The German Saints were not eager for a confrontation with their national government and they were happy to follow President Grant's advice. By and large, the Mormons and the Nazis coexisted comfortably.
Alan Keele, "The Fuhrer's New Clothes: Helmuth Huebner and the Mormons in the Third Reich," Sunstone, v. 5, no. 6, pp. 20‑29
Alan Keele
Hitler enjoyed at least as much popularity among German Saints as he did among the population in general. His apparent dynamism and self‑confidence seemed to show a way out of the chaos and weakness of the Weimar years. Moreover, as 'good Germans,' the Mormons were acutely aware that Hitler had risen to power through legal channels... Some Church members even saw Hitler as God's instrument, preparing the world for the millennium. Superficial parallels were drawn between the Church and the Nazi party with its emphasis on active involvement by every member... The vital importance of 'Aryan' ancestry gave new significance to genealogical research. And the Fuhrer himself, the non‑smoking, non‑drinking vegetarian who yielded to no one in his desire for absolute law and order, seemed to embody many of the most basic LDS virtues.
Alan Keele, "The Fuhrer's New Clothes: Helmuth Huebner and the Mormons in the Third Reich," Sunstone, v. 5, no. 6, pp. 20‑29
Alan Keele
In their eagerness to coexist with the [Nazi] government, American officials of the German Church resorted to public relation efforts . . . Probably the clearest example of this tendency is an article by West German Mission President Alfred C. Rees entitled 'In the Land of the Mormons.' The article appeared in a special issue of the Nazi Party organ Der Volkische Beobachter dated April 14 1937. In the Editor's Preface to the article, President Rees is called 'the representative of the Church in Germany,' who 'paints for our readers a portrait of Mormonism today, a church which views the New Germany with sympathy and friendship.' Whether President Rees originally wrote the article in German or not, the language of the piece abounds in such loaded terms as Volk and Rasse (race), and a picture of Brigham Young bears the caption, 'Fuhrer der historischen Mormonenpioniere.' ... More disturbing is the way President Rees blatantly parallels Mormonism with Nazism. As Rees warms to his topic, Mormonism begins to sound like a fulfillment of Nazi teachings, providing 'the practical realization of the German ideal: "the common good takes precedence over the individual good."' Rees concluded by assuring his readers that 'Mormons are people who put this healthy doctrine into action.' Reading articles such as this, it would have been easy for a German Saint to mistakenly conclude that the seal of official Church approval had been placed on the Nazi regime.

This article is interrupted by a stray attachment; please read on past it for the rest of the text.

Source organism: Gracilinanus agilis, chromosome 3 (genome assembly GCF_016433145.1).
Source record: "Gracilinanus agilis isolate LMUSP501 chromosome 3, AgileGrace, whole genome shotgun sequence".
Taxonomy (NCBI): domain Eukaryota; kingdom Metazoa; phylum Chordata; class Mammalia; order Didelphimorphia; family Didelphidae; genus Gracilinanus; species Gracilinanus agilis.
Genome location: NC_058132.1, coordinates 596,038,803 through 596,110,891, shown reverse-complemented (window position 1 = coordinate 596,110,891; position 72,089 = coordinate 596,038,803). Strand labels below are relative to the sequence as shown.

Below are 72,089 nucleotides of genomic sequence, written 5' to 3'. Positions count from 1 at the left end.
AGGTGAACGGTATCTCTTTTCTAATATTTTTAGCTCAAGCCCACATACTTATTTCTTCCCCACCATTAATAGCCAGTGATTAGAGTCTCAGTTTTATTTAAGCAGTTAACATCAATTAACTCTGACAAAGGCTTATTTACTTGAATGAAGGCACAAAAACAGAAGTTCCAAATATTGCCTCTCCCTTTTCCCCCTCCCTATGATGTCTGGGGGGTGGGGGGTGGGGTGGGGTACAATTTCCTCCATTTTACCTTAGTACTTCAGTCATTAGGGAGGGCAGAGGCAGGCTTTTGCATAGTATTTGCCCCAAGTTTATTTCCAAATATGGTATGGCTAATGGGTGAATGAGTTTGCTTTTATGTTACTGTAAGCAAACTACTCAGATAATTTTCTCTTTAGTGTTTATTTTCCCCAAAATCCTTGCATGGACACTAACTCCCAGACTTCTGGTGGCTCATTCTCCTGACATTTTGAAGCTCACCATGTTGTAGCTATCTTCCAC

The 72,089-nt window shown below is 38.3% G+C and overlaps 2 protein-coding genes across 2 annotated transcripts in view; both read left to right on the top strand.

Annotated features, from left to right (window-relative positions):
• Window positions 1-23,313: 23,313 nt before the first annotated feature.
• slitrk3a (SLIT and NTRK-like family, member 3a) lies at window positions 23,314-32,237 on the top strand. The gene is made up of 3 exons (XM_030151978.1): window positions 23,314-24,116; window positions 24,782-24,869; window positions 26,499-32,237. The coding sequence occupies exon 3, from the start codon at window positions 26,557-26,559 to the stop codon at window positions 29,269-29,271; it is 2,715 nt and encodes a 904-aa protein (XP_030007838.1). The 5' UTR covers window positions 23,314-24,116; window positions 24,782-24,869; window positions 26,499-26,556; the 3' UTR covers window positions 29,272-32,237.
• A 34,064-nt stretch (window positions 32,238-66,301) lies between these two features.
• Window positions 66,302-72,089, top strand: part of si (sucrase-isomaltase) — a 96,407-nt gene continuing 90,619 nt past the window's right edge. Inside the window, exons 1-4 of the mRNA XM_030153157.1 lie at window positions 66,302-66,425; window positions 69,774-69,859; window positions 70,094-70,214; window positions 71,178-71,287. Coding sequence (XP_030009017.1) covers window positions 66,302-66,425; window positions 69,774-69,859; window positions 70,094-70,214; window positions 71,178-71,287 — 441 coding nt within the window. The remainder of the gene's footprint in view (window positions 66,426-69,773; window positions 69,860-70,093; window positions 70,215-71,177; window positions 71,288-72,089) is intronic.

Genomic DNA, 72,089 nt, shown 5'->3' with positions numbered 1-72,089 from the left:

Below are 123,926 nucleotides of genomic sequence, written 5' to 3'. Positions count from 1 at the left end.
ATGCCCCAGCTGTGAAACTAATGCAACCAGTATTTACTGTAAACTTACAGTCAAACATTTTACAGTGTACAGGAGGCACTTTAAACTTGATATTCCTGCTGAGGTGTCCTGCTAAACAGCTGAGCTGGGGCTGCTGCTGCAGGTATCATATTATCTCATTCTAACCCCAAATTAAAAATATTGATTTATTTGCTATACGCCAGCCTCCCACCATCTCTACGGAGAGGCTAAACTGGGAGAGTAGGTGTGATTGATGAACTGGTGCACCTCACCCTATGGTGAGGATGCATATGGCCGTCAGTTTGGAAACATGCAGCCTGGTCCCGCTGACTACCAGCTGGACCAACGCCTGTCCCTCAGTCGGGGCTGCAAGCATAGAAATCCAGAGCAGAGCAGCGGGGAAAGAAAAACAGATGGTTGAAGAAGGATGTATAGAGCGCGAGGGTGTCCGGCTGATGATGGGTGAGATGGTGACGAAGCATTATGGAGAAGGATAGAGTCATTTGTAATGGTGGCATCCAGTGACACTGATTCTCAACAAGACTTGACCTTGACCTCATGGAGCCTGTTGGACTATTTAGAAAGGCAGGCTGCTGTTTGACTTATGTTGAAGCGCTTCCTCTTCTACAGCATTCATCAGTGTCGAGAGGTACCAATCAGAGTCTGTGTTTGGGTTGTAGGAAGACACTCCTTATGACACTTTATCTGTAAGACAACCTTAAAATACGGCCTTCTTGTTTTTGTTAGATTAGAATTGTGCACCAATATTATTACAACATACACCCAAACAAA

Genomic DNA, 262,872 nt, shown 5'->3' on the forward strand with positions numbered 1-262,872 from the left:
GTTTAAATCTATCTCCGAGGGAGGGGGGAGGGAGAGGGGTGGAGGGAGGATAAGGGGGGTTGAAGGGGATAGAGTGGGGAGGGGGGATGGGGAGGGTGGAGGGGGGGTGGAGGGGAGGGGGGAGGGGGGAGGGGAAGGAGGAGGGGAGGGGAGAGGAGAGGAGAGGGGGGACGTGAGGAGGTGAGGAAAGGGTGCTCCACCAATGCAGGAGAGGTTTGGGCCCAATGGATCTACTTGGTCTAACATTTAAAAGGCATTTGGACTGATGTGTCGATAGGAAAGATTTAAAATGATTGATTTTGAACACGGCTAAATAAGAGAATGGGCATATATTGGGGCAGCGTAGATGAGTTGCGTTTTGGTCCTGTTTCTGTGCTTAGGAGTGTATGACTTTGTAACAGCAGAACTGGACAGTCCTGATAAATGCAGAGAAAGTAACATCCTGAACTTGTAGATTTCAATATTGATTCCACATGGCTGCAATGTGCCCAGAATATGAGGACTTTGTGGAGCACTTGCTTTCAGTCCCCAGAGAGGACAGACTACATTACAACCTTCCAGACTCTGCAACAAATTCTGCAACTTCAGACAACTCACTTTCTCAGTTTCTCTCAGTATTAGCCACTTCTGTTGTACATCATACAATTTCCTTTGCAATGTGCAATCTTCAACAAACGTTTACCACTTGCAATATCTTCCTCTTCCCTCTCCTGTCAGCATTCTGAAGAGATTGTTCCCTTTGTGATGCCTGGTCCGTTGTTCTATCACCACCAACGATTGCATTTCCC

Alan Keele, "The Fuhrer's New Clothes: Helmuth Huebner and the Mormons in the Third Reich," Sunstone, v. 5, no. 6, pp. 20‑29
Dallin H. Oaks
Carried to an undisciplined excess, love and tolerance can produce indifference to truth and justice and opposition to unity.
Dallin H. Oaks, BYU Fireside, "Our Strengths Can Become Our Downfall", June 07, 1992
Dallin H. Oaks
My duty as a member of the Council of the Twelve is to protect what is most unique about the LDS church, namely the authority of priesthood, testimony regarding the restoration of the gospel, and the divine mission of the Savior. Everything may be sacrificed in order to maintain the integrity of those essential facts. Thus, if Mormon Enigma reveals information that is detrimental to the reputation of Joseph Smith, then it is necessary to try to limit its influence and that of its authors.
Dallin H. Oaks, Inside the Mind of Joseph Smith: Psychobiography and the Book of Mormon
Dallin H. Oaks
Another strength Satan can exploit to seek our downfall is a strong desire to understand everything about every principle of the gospel. How could that possibly work to our detriment? Experience teaches that if this desire is not disciplined, it can cause some to pursue their searchings past the fringes of orthodoxy, seeking answers to mysteries rather than a firmer understanding and a better practice of the basic principles of the gospel. Some seek answers to questions God has not chosen to answer. Others receive answers—or think they receive answers—in ways that are contrary to the order of the Church. For such searchers, Satan stands ready to mislead through sophistry or spurious revelation. Persons who hunger after a full understanding of all things must discipline their questions and their methods or they can get close to apostasy without even knowing it. It may be just as dangerous to exceed orthodoxy as it is to fall short of it. The safety and happiness we are promised lies in keeping the commandments, not in discounting them or multiplying them.